In California, identity theft consists of the unauthorized use of another’s social security number, name, birth date, driver’s license number, passwords, account numbers and other personal data without the authority to do so. In essence, the offender is falsely posing as someone else to commit fraud or is attempting to distribute the victim’s personal data for monetary gain.
In order to obtain a conviction under Penal Code 530.5, the prosecution must prove that:
If convicted of identity theft as a misdemeanor under Penal Code 530.5, an individual will be subject to probation and up to one year in county jail. Depending on the degree to which the victim was harmed, the sophistication of the defendant’s actions and his or her criminal record, can lead to identity theft being charged as a felony, in which case a conviction can result in as much as 16 months, two years or even three years in state prison or may result in probation, court fines and restitution of up to $10,000 and potential immigration problems for non-citizens.
Any person who has been accused or arrested for identity theft crime needs to get in touch with an attorney who has experience with these types of cases who can devise a successful defense strategy and may even be able to have the charges dismissed or have them reduced before trial. An experienced attorney will be able to review the evidence and prepare a defense, including mistaken identity and/or false allegations, which will give you the best chance to beat the charges or negotiate a fair plea before trial.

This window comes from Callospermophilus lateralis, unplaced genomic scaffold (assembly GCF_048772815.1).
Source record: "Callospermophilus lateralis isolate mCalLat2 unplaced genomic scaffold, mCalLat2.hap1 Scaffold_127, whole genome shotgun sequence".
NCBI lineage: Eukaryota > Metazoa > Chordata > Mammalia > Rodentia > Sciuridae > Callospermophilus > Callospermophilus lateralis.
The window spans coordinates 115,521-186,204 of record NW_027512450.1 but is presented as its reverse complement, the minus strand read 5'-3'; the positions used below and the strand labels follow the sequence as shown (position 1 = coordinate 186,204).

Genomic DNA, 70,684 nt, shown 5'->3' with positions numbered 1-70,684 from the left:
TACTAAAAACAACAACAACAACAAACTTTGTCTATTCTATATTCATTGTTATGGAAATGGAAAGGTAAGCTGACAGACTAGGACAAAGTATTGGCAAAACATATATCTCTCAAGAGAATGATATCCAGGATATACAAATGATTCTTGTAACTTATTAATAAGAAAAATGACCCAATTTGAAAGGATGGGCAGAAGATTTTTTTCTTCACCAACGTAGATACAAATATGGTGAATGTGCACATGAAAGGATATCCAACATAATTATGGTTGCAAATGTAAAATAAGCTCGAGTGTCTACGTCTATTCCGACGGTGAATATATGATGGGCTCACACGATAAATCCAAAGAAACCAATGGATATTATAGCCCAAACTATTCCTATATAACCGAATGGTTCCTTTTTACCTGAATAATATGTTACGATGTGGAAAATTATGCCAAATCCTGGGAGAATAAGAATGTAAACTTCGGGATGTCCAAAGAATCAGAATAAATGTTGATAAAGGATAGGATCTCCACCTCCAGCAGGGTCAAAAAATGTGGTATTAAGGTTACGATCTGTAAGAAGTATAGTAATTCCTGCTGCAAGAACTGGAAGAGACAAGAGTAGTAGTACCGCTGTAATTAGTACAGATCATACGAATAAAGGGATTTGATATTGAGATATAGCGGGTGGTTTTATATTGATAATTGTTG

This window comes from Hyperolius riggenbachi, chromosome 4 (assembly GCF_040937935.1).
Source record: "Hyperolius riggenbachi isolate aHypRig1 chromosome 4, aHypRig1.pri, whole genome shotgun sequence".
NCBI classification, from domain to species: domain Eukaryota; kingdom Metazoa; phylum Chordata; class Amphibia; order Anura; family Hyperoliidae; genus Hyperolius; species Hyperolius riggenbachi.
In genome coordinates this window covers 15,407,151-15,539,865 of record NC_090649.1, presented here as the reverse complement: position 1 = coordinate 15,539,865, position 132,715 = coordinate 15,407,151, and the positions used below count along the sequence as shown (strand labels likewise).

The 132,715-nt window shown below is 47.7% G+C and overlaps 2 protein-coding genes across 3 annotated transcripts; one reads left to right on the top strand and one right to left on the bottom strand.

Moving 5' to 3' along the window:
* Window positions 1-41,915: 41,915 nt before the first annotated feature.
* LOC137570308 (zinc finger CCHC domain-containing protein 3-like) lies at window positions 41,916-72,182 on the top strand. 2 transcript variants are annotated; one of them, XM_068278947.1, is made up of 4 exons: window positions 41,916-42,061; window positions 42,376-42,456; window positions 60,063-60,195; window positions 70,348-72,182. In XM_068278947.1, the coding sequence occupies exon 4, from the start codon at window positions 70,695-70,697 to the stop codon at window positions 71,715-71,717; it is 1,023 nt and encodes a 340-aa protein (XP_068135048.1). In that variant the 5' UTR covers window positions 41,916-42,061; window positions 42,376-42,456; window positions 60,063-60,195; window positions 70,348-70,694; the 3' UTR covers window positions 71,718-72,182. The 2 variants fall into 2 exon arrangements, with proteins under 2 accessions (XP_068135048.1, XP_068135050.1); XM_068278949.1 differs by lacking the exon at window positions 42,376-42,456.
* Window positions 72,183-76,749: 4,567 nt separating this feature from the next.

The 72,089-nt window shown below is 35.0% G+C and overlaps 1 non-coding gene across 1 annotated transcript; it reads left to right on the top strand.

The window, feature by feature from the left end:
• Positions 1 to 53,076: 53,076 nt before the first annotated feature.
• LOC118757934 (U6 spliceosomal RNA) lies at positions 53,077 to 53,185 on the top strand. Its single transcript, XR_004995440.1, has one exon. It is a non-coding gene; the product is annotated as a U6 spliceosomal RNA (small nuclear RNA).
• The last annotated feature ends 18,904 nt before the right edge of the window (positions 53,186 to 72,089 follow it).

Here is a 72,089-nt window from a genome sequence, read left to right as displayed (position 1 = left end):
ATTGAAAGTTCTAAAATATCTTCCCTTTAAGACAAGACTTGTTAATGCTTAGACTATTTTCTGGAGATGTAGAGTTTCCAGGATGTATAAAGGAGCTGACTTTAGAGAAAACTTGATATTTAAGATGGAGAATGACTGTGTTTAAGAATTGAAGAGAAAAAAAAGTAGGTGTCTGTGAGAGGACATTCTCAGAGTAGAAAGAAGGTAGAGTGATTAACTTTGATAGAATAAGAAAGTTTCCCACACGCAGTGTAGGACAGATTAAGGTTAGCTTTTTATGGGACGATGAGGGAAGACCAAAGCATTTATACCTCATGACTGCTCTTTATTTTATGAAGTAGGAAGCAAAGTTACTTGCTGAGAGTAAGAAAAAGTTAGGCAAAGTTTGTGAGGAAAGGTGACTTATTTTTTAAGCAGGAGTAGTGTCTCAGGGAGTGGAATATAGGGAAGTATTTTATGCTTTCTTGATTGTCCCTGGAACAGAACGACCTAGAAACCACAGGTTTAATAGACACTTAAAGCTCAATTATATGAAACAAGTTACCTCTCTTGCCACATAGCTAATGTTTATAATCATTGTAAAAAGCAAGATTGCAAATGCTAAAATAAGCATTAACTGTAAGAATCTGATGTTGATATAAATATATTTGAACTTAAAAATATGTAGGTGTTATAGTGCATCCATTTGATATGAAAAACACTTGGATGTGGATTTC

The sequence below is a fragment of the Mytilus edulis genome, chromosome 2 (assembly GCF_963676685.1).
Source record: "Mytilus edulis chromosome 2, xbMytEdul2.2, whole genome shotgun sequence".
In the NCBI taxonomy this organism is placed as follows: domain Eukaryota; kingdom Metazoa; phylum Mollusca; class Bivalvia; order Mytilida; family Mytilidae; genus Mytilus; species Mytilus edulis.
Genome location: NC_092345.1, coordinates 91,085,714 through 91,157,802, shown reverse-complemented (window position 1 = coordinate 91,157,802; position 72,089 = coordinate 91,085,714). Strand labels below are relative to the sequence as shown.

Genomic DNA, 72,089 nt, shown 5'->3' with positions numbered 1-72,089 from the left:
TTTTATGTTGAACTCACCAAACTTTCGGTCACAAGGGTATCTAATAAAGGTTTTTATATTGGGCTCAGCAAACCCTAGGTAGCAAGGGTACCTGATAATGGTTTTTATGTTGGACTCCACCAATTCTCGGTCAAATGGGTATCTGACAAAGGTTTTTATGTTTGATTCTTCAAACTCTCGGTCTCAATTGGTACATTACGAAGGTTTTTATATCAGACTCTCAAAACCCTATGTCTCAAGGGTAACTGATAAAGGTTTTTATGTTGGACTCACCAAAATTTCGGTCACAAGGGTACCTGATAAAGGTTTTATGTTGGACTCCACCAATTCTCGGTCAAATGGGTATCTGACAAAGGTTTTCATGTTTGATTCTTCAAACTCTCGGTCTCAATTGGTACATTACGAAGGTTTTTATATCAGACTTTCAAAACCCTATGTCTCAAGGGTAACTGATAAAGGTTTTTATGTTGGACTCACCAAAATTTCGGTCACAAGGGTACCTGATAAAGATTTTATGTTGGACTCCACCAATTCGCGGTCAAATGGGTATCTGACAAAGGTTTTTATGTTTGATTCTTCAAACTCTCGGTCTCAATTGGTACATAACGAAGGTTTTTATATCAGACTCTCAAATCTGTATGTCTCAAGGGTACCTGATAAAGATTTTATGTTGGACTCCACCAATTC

If you have been charged with violating Penal Code 530.5 and need an experienced criminal lawyer, contact our office today for a free consultation.
Client charged with possession for sales and gang enhancement. Client faced 16 years in prison with the gang and prior strike allegation. Client turned down 8 year pretrial offer with prior attorney before going to trial. Not guilty on all charges at trial. (People v. Antwan B.)
Client charged with attempt murder, accessory after the fact and gang enhancement after shots fired at a dwelling. Client turned down 15 year pretrial offer. During trial, plea deal reached for probation with time served. (People v. Rudy B.)
Client charged with resisting arrest, obstruction of justice when cops performed a probation sweep at her residence. Client found not guilty on all counts at jury trial. (People v. Felicia M.)
Client charged with corporal injury to girlfriend after argument allegedly escalated. Client had significant exposure of 21 years because of prior strike, probation violation and GBI allegation. At trial, jury refused to convict client, returning hung verdict. (People v. Christopher P.)
Client charged with possession of methamphetamine for sale after traffic stop. Client claimed prejudice by prosecution’s delay in bringing the case to court. Motion filed on behalf of client asking the Court to dismiss the case as violative of client’s speedy trial rights. Motion granted and case dismissed. (People v. Shannon J.)